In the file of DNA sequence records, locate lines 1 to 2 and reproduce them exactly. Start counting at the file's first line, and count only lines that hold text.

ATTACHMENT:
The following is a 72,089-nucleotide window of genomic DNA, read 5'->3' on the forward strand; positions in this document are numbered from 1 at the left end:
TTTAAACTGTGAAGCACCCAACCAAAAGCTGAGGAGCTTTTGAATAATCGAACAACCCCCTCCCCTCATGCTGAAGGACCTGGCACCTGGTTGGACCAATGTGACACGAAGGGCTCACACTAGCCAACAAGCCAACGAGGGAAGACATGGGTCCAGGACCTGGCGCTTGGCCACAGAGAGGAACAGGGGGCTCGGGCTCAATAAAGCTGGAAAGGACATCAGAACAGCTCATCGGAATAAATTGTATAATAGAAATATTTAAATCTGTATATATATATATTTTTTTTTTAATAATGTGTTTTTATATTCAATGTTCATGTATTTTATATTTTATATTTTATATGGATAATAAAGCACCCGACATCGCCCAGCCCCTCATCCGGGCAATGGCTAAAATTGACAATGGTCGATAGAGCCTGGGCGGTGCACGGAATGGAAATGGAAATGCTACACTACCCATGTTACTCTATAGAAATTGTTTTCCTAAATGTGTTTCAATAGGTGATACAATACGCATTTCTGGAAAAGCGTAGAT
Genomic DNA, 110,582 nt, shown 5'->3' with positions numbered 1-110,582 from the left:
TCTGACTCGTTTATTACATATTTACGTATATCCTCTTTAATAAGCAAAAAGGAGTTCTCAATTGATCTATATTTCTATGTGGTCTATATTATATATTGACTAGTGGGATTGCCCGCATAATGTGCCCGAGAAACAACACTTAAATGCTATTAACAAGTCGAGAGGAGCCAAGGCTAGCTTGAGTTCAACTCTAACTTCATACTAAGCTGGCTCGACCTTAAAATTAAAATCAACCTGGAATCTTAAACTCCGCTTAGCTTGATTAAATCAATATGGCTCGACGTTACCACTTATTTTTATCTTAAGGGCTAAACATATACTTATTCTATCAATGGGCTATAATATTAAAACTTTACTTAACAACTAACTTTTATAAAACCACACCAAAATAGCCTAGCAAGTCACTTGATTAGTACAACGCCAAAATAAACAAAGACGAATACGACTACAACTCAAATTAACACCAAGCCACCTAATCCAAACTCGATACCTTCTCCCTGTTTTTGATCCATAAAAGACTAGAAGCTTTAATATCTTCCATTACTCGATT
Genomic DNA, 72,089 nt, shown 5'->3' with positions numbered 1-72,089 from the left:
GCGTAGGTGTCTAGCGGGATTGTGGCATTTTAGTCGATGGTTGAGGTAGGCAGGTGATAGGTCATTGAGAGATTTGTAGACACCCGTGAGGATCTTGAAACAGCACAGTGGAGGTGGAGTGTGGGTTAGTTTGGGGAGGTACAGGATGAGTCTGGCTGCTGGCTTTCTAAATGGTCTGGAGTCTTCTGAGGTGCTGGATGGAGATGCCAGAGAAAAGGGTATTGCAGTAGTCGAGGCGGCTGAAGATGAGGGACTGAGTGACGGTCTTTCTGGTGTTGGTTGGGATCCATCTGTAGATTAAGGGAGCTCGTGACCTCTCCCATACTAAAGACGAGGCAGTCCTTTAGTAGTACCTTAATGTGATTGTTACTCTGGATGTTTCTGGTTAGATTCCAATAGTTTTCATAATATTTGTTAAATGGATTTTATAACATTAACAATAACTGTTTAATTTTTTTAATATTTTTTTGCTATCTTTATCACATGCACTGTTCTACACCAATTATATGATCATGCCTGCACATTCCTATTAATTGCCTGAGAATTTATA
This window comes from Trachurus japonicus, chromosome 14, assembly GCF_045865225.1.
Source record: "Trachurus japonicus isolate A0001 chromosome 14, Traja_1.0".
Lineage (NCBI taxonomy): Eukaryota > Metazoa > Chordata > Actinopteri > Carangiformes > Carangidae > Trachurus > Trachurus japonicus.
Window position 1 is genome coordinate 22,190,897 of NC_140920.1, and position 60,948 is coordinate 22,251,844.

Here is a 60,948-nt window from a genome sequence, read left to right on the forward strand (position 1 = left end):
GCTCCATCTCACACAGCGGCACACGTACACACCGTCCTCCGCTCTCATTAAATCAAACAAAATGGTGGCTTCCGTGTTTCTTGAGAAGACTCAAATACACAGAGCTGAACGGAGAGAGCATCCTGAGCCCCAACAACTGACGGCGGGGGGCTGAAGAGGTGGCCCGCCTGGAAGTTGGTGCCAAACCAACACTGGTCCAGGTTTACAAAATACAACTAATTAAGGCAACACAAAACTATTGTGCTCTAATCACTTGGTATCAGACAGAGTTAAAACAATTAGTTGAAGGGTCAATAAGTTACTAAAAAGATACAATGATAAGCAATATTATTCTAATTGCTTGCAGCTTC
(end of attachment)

The following is a 72,089-nucleotide window of genomic DNA, read 5'->3' on the forward strand; positions in this document are numbered from 1 at the left end:
TTTAAACTGTGAAGCACCCAACCAAAAGCTGAGGAGCTTTTGAATAATCGAACAACCCCCTCCCCTCATGCTGAAGGACCTGGCACCTGGTTGGACCAATGTGACACGAAGGGCTCACACTAGCCAACAAGCCAACGAGGGAAGACATGGGTCCAGGACCTGGCGCTTGGCCACAGAGAGGAACAGGGGGCTCGGGCTCAATAAAGCTGGAAAGGACATCAGAACAGCTCATCGGAATAAATTGTATAATAGAAATATTTAAATCTGTATATATATATATTTTTTTTTTAATAATGTGTTTTTATATTCAATGTTCATGTATTTTATATTTTATATTTTATATGGATAATAAAGCACCCGACATCGCCCAGCCCCTCATCCGGGCAATGGCTAAAATTGACAATGGTCGATAGAGCCTGGGCGGTGCACGGAATGGAAATGGAAATGCTACACTACCCATGTTACTCTATAGAAATTGTTTTCCTAAATGTGTTTCAATAGGTGATACAATACGCATTTCTGGAAAAGCGTAGAT